It could have been a farm seminar in Canada, if the faces were white, and the venue more sophisticated — farmers in animated discussion, sharing ideas and thoughts.
Jessy explained business thinking to a young farmer. David went through the conservation farming handbook with a group.
This was new and exciting stuff for these small-scale African farmers. We were in Mpongwe again, where our farmers have 13 corn plots we subsidize. We toured the plots on Friday and held a workshop on Saturday.
Robert went through the different fields, noted planting and weeding times and methods, and gave his observations. Crop rotation came up and again the comment by some: “But maize (corn) is our staple food.” Not only that, but it is a sure cash crop. Sure, if you can grow it.
This year the farmers are much more open to the idea of rotation with soybeans or other legumes. They know corn is a short term solution. Having seen positive results on other farms, we strongly promoted conservation farming. We encouraged them to send four farmers to a one week training seminar in August.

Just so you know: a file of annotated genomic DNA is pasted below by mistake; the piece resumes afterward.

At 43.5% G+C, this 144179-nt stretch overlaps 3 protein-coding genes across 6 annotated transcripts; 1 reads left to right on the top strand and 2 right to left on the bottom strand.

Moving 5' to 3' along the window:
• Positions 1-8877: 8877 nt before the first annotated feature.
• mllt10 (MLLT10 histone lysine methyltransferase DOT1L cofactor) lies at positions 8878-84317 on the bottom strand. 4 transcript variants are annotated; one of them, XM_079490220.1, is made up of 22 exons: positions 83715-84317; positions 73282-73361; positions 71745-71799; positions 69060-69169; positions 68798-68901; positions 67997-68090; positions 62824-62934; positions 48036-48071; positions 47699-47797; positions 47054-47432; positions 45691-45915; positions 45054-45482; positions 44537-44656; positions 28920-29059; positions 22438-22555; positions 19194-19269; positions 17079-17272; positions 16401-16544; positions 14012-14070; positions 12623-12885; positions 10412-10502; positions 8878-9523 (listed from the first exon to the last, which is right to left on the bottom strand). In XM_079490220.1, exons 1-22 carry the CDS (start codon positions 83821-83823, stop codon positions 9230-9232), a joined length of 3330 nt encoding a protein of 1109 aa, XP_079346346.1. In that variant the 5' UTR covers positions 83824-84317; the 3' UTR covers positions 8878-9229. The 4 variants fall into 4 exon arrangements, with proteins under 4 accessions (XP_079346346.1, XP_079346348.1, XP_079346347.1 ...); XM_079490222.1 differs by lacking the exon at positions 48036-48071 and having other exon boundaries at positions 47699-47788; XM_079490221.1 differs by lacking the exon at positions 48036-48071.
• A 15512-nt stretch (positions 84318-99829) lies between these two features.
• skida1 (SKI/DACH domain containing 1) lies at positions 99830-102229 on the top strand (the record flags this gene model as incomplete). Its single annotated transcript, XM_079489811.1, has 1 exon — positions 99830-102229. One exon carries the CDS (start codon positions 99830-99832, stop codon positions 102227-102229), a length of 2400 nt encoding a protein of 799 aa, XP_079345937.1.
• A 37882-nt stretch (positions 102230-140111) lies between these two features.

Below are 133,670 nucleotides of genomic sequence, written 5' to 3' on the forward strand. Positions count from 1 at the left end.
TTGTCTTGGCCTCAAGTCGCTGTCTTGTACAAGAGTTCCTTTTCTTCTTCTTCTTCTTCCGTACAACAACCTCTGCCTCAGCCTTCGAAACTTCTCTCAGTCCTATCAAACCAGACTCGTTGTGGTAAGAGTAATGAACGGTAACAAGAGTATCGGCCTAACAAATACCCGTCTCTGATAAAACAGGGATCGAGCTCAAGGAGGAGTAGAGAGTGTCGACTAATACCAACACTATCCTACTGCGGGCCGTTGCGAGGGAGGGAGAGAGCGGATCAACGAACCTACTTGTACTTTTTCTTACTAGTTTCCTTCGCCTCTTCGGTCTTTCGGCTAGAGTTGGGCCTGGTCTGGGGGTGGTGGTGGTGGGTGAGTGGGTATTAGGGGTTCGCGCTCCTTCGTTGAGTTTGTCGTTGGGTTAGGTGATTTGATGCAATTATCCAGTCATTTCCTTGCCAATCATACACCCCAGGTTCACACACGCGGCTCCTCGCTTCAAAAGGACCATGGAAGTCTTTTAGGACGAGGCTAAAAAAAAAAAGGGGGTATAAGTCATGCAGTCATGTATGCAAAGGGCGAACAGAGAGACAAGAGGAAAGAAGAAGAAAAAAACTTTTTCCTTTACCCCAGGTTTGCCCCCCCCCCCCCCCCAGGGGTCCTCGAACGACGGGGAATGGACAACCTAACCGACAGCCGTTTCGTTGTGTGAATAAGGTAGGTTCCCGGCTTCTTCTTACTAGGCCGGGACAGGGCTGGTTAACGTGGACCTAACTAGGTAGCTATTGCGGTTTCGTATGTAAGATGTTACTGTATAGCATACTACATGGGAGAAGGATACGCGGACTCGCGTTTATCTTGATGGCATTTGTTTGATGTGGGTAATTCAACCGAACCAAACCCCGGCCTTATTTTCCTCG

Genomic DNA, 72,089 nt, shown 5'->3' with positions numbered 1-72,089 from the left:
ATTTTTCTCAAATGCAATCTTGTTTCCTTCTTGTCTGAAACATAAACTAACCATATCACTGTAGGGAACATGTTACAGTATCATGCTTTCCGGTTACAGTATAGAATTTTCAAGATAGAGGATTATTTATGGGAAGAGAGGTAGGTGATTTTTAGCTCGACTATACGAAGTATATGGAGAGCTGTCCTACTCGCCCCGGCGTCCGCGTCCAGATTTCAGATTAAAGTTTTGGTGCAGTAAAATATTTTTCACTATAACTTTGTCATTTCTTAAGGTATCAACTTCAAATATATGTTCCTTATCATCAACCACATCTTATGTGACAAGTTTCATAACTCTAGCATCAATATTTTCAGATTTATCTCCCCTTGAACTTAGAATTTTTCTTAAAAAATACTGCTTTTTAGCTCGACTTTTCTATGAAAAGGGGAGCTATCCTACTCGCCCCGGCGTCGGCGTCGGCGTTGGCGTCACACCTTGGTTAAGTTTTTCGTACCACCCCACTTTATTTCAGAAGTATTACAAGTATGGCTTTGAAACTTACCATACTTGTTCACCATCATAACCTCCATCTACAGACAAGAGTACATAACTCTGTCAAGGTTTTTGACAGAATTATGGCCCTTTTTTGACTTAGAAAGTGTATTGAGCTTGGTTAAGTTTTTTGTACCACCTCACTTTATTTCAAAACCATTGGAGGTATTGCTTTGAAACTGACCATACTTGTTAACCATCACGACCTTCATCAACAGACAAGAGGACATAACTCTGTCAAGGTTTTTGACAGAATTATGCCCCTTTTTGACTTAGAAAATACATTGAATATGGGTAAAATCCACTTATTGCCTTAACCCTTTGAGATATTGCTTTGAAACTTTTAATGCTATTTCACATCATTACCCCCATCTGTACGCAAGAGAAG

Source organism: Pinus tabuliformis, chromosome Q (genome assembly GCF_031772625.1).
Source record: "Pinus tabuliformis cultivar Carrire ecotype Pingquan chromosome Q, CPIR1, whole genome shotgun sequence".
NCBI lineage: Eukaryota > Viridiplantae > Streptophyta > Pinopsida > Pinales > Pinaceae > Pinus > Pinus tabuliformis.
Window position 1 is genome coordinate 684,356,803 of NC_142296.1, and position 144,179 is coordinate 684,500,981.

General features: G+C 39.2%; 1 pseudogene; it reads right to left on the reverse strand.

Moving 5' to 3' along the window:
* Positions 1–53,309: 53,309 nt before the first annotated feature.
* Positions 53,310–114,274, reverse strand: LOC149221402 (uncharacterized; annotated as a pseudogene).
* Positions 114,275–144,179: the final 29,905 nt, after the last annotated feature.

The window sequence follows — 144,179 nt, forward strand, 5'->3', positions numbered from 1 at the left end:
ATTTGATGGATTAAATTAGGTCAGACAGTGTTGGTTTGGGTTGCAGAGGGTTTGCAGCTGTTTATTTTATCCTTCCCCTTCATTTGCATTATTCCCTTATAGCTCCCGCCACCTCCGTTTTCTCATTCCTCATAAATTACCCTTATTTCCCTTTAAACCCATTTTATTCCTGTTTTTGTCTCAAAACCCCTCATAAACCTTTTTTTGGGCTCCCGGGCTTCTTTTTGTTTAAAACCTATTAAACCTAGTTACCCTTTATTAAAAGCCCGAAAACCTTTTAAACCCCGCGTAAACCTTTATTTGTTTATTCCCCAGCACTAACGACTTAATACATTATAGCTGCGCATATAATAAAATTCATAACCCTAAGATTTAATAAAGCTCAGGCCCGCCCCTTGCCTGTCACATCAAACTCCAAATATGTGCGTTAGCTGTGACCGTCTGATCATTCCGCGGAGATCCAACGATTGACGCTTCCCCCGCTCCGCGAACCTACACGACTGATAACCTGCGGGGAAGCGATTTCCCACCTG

I’m still excited about Musangashi B village. A year ago, when we visited their field, their mud church had collapsed. This time a new church was up, with a shiny steel roof. All the work was done by this small group, except for the roof sheets, which were sponsored by a Swedish non-government organization.
And the change in the little village beside it! Most of the inhabitants are young orphans who have lost their parents. All around the little huts were neat hedges of green bushes; the yards swept and clean. When I asked Pastor Jessy what made the difference, he said “They are proud of their new roof.”
I hadn’t realized how a fine building could boost the morale of a whole village. They are proud because they’ve done it themselves.
This group fared poorly with their corn last year, when uneven crops almost drowned in a swampy field. This time, strong deep green corn stalks greeted us, with the promise of a good harvest. Wow. They want to double their field size next year.
We are aware that real change takes time, especially when tradition is so deep seated. That’s why we are so excited to see it taking shape. Each year we see movement forward.
Most of the farmers at the workshop were elders of the different church groups with a corn plot. We realized later that our target group really should be younger. This is something we will have to discuss with Pastor Jessy.